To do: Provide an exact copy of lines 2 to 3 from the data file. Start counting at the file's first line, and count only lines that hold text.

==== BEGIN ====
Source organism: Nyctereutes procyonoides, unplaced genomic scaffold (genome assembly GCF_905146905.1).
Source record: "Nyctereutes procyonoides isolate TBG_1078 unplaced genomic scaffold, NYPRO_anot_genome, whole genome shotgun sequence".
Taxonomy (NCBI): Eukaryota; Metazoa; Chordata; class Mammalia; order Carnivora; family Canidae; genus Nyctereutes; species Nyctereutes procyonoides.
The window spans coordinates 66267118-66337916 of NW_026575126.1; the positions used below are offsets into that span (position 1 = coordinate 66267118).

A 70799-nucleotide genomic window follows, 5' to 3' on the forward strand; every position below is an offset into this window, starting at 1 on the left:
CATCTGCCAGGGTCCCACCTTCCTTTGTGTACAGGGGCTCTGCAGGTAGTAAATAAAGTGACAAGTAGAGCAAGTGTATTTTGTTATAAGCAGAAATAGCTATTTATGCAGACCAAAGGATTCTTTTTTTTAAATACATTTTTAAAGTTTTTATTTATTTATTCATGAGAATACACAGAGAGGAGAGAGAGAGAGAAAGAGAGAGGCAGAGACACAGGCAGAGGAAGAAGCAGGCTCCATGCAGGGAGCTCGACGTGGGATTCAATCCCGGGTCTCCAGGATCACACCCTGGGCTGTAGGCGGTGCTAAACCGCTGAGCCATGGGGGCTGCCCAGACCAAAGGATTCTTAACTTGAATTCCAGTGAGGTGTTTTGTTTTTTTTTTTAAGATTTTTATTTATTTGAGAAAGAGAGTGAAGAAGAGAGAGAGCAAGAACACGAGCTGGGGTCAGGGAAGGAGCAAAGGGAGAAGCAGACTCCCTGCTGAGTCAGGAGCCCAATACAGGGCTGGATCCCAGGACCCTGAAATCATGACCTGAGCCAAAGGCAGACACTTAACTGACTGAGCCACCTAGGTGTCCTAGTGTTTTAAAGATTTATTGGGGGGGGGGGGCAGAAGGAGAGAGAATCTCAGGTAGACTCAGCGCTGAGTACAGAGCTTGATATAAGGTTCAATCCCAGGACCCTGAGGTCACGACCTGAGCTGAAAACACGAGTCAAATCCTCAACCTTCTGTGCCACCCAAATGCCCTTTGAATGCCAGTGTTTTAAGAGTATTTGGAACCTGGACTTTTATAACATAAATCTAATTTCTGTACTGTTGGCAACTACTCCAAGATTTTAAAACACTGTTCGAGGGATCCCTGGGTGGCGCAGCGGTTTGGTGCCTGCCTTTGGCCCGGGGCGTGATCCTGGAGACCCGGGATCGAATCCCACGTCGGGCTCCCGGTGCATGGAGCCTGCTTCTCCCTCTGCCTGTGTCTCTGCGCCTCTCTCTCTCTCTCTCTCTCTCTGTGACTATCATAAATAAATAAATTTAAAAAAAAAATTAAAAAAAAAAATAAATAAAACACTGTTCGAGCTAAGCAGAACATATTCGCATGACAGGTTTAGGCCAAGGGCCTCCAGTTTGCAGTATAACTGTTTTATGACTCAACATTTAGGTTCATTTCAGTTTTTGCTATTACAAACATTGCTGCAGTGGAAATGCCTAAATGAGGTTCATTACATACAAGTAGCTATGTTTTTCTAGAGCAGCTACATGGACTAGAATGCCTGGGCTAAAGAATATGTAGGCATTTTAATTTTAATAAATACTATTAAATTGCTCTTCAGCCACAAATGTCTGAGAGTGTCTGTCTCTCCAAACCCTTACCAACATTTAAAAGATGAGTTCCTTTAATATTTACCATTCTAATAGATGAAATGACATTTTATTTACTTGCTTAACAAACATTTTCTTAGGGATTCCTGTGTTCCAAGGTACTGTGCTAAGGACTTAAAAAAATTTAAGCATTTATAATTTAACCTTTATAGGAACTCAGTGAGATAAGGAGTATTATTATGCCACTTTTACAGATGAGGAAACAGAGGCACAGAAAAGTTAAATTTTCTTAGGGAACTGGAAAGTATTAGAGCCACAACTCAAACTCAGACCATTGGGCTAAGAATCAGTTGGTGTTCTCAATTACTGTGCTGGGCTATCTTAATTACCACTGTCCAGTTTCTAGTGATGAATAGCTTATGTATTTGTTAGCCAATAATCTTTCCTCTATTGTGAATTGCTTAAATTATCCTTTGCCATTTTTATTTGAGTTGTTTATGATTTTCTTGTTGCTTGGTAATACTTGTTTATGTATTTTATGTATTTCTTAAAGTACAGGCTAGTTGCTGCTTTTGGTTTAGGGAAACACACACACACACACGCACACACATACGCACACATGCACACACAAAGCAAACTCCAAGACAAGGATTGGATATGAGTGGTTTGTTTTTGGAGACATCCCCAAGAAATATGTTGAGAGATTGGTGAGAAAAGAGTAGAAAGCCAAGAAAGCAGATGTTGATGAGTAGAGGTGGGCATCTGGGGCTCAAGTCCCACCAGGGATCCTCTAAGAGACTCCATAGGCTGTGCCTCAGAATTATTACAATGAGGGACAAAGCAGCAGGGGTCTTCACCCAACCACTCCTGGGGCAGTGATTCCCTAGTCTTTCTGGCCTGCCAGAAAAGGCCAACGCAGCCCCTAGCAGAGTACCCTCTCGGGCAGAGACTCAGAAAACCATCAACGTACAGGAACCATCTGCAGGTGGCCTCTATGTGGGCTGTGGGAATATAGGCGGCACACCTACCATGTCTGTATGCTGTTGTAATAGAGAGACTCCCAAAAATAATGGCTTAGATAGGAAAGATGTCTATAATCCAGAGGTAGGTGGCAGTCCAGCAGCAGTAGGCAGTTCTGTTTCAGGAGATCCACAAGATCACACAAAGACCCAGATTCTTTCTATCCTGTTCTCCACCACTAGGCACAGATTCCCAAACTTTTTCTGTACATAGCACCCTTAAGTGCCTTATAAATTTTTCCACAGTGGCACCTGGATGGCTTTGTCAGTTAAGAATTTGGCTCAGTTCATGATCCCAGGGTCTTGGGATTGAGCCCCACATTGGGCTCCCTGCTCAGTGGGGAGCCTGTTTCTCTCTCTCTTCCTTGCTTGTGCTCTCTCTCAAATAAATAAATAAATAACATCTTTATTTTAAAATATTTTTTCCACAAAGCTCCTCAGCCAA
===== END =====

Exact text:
Source record: "Nyctereutes procyonoides isolate TBG_1078 unplaced genomic scaffold, NYPRO_anot_genome, whole genome shotgun sequence".
Taxonomy (NCBI): Eukaryota; Metazoa; Chordata; class Mammalia; order Carnivora; family Canidae; genus Nyctereutes; species Nyctereutes procyonoides.